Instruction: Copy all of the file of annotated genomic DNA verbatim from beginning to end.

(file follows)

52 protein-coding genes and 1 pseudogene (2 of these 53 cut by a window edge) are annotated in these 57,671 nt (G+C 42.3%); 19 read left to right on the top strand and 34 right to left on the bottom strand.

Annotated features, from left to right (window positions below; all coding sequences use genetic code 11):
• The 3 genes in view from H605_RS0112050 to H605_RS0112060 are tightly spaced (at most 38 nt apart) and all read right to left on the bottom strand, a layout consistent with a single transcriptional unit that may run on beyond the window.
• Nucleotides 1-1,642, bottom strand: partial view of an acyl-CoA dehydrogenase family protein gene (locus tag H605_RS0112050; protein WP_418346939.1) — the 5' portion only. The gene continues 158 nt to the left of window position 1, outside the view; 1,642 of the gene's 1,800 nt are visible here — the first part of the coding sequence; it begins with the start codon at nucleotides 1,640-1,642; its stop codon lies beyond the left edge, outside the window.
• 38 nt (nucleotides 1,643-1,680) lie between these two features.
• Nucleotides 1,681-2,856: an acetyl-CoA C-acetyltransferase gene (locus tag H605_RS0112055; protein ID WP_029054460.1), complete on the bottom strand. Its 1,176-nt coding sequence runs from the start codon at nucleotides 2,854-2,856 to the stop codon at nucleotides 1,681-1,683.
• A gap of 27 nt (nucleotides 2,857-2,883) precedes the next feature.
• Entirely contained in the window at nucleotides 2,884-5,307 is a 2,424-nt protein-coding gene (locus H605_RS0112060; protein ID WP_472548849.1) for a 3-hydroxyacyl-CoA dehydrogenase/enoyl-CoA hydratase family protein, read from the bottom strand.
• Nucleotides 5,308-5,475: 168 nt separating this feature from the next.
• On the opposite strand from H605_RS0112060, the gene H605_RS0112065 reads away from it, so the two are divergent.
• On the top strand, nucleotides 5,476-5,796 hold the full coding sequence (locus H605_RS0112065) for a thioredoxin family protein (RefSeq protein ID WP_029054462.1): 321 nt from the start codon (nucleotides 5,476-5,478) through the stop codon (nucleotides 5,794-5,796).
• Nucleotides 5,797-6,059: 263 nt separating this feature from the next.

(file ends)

52 protein-coding genes and 1 pseudogene (2 of these 53 cut by a window edge) are annotated in these 57,671 nt (G+C 42.3%); 19 read left to right on the top strand and 34 right to left on the bottom strand.

Annotated features, from left to right (window positions below; all coding sequences use genetic code 11):
• The 3 genes in view from H605_RS0112050 to H605_RS0112060 are tightly spaced (at most 38 nt apart) and all read right to left on the bottom strand, a layout consistent with a single transcriptional unit that may run on beyond the window.
• Nucleotides 1-1,642, bottom strand: partial view of an acyl-CoA dehydrogenase family protein gene (locus tag H605_RS0112050; protein WP_418346939.1) — the 5' portion only. The gene continues 158 nt to the left of window position 1, outside the view; 1,642 of the gene's 1,800 nt are visible here — the first part of the coding sequence; it begins with the start codon at nucleotides 1,640-1,642; its stop codon lies beyond the left edge, outside the window.
• 38 nt (nucleotides 1,643-1,680) lie between these two features.
• Nucleotides 1,681-2,856: an acetyl-CoA C-acetyltransferase gene (locus tag H605_RS0112055; protein ID WP_029054460.1), complete on the bottom strand. Its 1,176-nt coding sequence runs from the start codon at nucleotides 2,854-2,856 to the stop codon at nucleotides 1,681-1,683.
• A gap of 27 nt (nucleotides 2,857-2,883) precedes the next feature.
• Entirely contained in the window at nucleotides 2,884-5,307 is a 2,424-nt protein-coding gene (locus H605_RS0112060; protein ID WP_472548849.1) for a 3-hydroxyacyl-CoA dehydrogenase/enoyl-CoA hydratase family protein, read from the bottom strand.
• Nucleotides 5,308-5,475: 168 nt separating this feature from the next.
• On the opposite strand from H605_RS0112060, the gene H605_RS0112065 reads away from it, so the two are divergent.
• On the top strand, nucleotides 5,476-5,796 hold the full coding sequence (locus H605_RS0112065) for a thioredoxin family protein (RefSeq protein ID WP_029054462.1): 321 nt from the start codon (nucleotides 5,476-5,478) through the stop codon (nucleotides 5,794-5,796).
• Nucleotides 5,797-6,059: 263 nt separating this feature from the next.